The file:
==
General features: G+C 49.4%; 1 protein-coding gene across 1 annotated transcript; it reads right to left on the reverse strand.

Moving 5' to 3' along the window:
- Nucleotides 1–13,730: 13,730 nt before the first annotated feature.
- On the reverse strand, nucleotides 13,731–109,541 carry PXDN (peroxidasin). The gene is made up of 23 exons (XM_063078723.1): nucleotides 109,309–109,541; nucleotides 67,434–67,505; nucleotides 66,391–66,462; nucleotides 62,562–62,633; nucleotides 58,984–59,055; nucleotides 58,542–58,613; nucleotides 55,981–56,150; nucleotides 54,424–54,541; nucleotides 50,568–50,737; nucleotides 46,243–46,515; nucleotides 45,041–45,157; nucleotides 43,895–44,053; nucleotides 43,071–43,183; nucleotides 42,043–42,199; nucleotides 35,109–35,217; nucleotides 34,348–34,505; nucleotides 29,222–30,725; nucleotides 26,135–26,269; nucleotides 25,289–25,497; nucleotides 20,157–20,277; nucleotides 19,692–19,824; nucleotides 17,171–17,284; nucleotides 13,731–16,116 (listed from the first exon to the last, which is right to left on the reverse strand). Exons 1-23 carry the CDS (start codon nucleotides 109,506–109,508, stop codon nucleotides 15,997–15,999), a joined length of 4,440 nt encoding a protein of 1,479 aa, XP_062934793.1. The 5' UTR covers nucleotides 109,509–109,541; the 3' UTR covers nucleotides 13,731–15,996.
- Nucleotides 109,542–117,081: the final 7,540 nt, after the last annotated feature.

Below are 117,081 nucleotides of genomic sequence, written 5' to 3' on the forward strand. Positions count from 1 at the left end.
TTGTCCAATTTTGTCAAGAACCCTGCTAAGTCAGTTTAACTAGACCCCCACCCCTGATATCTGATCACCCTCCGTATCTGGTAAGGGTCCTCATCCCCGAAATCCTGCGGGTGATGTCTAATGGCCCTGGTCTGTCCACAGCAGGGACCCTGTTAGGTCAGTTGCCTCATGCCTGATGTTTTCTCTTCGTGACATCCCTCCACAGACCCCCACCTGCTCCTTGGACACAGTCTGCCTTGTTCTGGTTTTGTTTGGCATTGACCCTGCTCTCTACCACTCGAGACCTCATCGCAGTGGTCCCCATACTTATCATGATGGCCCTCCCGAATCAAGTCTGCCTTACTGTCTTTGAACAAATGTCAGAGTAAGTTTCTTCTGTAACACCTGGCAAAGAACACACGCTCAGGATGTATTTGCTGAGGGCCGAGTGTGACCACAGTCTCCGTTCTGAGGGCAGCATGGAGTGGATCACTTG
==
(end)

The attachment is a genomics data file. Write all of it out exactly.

General features: G+C 49.4%; 1 protein-coding gene across 1 annotated transcript; it reads right to left on the reverse strand.

Moving 5' to 3' along the window:
- Nucleotides 1–13,730: 13,730 nt before the first annotated feature.
- On the reverse strand, nucleotides 13,731–109,541 carry PXDN (peroxidasin). The gene is made up of 23 exons (XM_063078723.1): nucleotides 109,309–109,541; nucleotides 67,434–67,505; nucleotides 66,391–66,462; nucleotides 62,562–62,633; nucleotides 58,984–59,055; nucleotides 58,542–58,613; nucleotides 55,981–56,150; nucleotides 54,424–54,541; nucleotides 50,568–50,737; nucleotides 46,243–46,515; nucleotides 45,041–45,157; nucleotides 43,895–44,053; nucleotides 43,071–43,183; nucleotides 42,043–42,199; nucleotides 35,109–35,217; nucleotides 34,348–34,505; nucleotides 29,222–30,725; nucleotides 26,135–26,269; nucleotides 25,289–25,497; nucleotides 20,157–20,277; nucleotides 19,692–19,824; nucleotides 17,171–17,284; nucleotides 13,731–16,116 (listed from the first exon to the last, which is right to left on the reverse strand). Exons 1-23 carry the CDS (start codon nucleotides 109,506–109,508, stop codon nucleotides 15,997–15,999), a joined length of 4,440 nt encoding a protein of 1,479 aa, XP_062934793.1. The 5' UTR covers nucleotides 109,509–109,541; the 3' UTR covers nucleotides 13,731–15,996.
- Nucleotides 109,542–117,081: the final 7,540 nt, after the last annotated feature.

Below are 117,081 nucleotides of genomic sequence, written 5' to 3' on the forward strand. Positions count from 1 at the left end.
TTGTCCAATTTTGTCAAGAACCCTGCTAAGTCAGTTTAACTAGACCCCCACCCCTGATATCTGATCACCCTCCGTATCTGGTAAGGGTCCTCATCCCCGAAATCCTGCGGGTGATGTCTAATGGCCCTGGTCTGTCCACAGCAGGGACCCTGTTAGGTCAGTTGCCTCATGCCTGATGTTTTCTCTTCGTGACATCCCTCCACAGACCCCCACCTGCTCCTTGGACACAGTCTGCCTTGTTCTGGTTTTGTTTGGCATTGACCCTGCTCTCTACCACTCGAGACCTCATCGCAGTGGTCCCCATACTTATCATGATGGCCCTCCCGAATCAAGTCTGCCTTACTGTCTTTGAACAAATGTCAGAGTAAGTTTCTTCTGTAACACCTGGCAAAGAACACACGCTCAGGATGTATTTGCTGAGGGCCGAGTGTGACCACAGTCTCCGTTCTGAGGGCAGCATGGAGTGGATCACTTG